Kerry Coombs probably remembers his last game against Indiana.
It was an inexperienced Ohio State secondary that traveled to Bloomington back in 2017. Tom Allen and the Hoosier passing attack used that to their advantage and actually had the lead with less than five minutes to play in the third quarter.
The departures of a trio of first-round picks – Marshon Lattimore, Gareon Conley, and Malik Hooker – understandably led to some early struggles in the defensive backfield. At the time of the season opener, Denzel Ward and Damon Webb were the veterans in the secondary. Kendall Sheffield, Damon Arnette, and Jordan Fuller were transitioning into their own roles.
In the 2017 edition, Richard Lagow completed 40 of 65 attempts for 410 yards and three touchdowns. Wideout Simmie Cobbs was especially problematic as he hauled in 11 passes for 149 yards and a score. Some of that production even came against Ward who would go on to have an All-American season.
Now obviously this isn't 2017 nor is it Ohio State's season opener, but the Buckeyes do have a bit of an inexperienced secondary that's coming off a pair of not-so-great performances against Penn State and Rutgers. Shaun Wade and the rest of the group will need to step it up a bit Saturday afternoon in what should be the most challenging aerial attack they'll face until the presumed playoff appearance.
Jahan Dotson gave Wade some problems a few weeks back in Happy Valley. And while it's true the PSU passing game is actually ranked ahead of Indiana's (No. 25 nationally vs. No. 38), is there any defensive coordinator in the country who fears Sean Clifford more than Michael Penix Jr.?
Hoosier senior Ty Fryfogle is currently leading the Big Ten in receiving yards. A big and physical 6-foot-2, 214-pounder, he's fresh off an 11-catch, 200-yard performance in which he also scored a pair of touchdowns. Fryfogle was named the Big Ten's Offensive Player of the Week for the damage he inflicted upon the Spartans in East Lansing. He caught just two passes for 22 yards while going up against the talented 2019 Buckeye secondary.
Whop Philyor was the team's leading wideout last season as he caught 70 passes for 1,002 yards and five scores. Expected to have a similar role as a senior, he's matched Fryfogle's reception total but hasn't amassed the yardage quite yet. Last week against Michigan State he caught just three passes for 35 yards. In the 2019 matchup against the Buckeyes, Philyor hauled in three for 41 yards.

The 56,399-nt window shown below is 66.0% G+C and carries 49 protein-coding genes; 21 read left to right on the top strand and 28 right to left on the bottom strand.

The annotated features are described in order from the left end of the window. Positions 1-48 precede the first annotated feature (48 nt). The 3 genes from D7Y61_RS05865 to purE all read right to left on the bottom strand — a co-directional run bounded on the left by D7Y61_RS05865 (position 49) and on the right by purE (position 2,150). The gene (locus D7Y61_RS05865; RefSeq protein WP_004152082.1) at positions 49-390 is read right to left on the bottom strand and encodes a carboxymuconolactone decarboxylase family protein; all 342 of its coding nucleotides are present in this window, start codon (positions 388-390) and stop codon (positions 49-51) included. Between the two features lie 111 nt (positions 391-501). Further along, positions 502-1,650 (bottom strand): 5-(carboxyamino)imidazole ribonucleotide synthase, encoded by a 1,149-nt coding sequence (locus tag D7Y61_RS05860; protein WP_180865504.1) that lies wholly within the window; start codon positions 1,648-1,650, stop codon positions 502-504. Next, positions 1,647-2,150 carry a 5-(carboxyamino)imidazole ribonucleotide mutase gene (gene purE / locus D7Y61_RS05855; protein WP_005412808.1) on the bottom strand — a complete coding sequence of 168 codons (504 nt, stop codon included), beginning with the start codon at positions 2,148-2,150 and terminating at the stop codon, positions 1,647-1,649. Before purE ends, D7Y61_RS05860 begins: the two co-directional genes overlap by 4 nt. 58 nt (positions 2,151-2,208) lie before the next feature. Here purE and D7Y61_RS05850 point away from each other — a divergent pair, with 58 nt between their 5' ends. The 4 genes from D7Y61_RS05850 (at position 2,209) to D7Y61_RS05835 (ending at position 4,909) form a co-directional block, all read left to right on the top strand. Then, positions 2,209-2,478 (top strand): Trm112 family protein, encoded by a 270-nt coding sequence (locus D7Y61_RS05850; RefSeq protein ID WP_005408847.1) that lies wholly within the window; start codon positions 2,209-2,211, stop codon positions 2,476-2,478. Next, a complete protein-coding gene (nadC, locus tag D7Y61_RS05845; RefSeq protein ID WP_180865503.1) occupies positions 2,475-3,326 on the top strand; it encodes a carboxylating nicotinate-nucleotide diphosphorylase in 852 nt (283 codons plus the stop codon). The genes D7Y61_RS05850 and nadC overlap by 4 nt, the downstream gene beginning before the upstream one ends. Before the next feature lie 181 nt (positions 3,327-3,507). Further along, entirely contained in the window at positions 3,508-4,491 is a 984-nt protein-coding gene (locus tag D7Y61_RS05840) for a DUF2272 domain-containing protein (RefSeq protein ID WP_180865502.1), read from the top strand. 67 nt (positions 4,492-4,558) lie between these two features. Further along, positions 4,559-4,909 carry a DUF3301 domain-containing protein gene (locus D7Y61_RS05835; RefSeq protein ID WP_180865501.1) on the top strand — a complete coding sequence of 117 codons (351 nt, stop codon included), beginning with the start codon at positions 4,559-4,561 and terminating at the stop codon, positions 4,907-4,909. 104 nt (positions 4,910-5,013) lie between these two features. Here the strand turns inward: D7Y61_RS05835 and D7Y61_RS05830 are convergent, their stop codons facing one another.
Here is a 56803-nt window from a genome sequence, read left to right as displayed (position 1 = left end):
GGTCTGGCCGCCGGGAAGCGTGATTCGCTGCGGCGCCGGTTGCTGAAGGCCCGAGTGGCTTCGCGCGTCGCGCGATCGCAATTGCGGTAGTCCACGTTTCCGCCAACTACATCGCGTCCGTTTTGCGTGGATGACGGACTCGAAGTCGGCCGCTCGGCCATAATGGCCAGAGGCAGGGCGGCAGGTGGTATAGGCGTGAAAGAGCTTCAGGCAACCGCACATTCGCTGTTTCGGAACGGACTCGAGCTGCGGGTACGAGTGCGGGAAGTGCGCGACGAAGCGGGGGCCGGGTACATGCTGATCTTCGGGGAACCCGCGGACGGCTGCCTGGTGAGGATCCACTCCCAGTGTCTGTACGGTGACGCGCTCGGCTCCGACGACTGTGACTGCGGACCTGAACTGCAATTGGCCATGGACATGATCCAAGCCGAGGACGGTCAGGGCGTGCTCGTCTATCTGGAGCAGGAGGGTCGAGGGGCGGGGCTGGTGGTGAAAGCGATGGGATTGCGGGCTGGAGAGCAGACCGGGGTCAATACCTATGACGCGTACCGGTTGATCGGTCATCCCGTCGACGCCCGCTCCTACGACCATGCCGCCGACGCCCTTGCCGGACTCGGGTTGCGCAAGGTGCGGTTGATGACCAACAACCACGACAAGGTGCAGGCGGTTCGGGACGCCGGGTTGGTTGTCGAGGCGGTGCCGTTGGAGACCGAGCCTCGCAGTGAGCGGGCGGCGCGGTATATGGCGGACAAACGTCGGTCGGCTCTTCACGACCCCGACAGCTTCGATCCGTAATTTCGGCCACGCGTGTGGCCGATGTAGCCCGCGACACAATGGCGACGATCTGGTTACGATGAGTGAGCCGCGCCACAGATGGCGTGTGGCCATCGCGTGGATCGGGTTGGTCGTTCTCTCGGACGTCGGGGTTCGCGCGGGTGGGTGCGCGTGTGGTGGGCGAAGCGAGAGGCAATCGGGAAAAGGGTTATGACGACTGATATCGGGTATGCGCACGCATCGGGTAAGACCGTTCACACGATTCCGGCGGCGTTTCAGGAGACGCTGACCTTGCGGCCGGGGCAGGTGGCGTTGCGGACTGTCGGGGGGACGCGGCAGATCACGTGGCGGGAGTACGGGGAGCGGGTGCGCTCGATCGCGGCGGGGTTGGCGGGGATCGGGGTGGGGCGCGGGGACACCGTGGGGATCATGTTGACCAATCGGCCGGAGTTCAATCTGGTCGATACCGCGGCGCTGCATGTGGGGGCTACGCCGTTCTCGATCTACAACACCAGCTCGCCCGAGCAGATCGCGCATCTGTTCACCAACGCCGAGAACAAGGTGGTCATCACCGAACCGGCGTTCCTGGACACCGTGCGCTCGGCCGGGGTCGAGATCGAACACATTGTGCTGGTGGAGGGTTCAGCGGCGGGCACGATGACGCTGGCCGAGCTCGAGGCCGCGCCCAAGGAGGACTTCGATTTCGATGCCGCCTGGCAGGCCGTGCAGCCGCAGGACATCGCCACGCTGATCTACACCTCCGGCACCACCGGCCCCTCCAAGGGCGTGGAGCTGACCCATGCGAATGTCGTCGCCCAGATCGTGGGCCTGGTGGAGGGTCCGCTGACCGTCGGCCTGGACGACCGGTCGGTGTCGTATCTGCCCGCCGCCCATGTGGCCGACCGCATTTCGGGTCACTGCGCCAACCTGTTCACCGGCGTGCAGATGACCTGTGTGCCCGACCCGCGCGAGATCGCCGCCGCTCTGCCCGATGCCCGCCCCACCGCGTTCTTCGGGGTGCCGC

Peyton Hendershot did give Ohio State some problems last year. The Hoosier tight end caught four passes for 70 yards and a score. But if we're being honest, most of that damage came on a 49-yard trick-play touchdown right before the half. He's only got 89 yards receiving on the season so far, but he's certainly someone the Buckeye linebackers and safeties will be watching.
Michael Penix Jr. didn't suit up against Ohio State in 2019. Right now, he's playing like the Big Ten's second-best quarterback behind only Justin Fields. He's mobile in the pocket but only has 13 carries and negative rushing yards on the season. Penix is the league's passing leader thanks to having played one more game than Fields. He's thrown for 1,070 yards with nine touchdowns and three interceptions. He can get a bit erratic as his subpar 60.7% completion percentage is No. 8 in the Big Ten.
“We know they're going to try to attack us downfield and they're going to challenge us this week, so we have to be ready.”– Josh Proctor
In speaking with the media on Tuesday, Ryan Day commended Penix and noted that he's making some big-time throws into tight spots and playing nearly mistake-free football. The lefty suffered an ACL injury in 2018 and missed most of last season due to a shoulder injury. He was finally able to burst onto the scene nearly a month ago when he scored the game-winning two-point conversion in the opener against Penn State.
Getting pressure on Penix could lead to some turnovers, which is precisely why that's one of the keys to the game on Saturday. Another one of those keys will be how the Ohio State secondary holds up against a potent passing attack. Nebraska didn't pose much of a threat in the opener, but there were some breakdowns and all-around poor play at times against both Penn State and Rutgers.
Shaun Wade has actually been pretty solid outside of two big plays given up to Dotson and a couple of miscues against Rutgers. Sevyn Banks has also been good in his new starting role. But the Cam Brown injury and some up-and-down play at safety have led to some problems at times. Josh Proctor described himself as a bit of a "Swiss Army Knife" and it will be interesting to see how he's utilized on Saturday and moving forward.
After this weekend's contest, the Buckeyes will wrap things up against Illinois, Michigan State, and Michigan. None of those teams appear to present much of a challenge for Kerry Coombs and the secondary. The potential for yet another date with Wisconsin in Indy? Graham Mertz could cause some problems even though Paul Chryst isn't exactly known for his explosive passing attacks.
Michael Penix Jr. and his pass-catchers will come to Columbus to face a Buckeye defense that ranks No. 51 nationally against the pass. This one should provide a true test for Coombs' secondary as it prepares for a playoff run that could see two of the nation's most explosive passing attacks led by Clemson's Trevor Lawrence and Alabama's Mac Jones.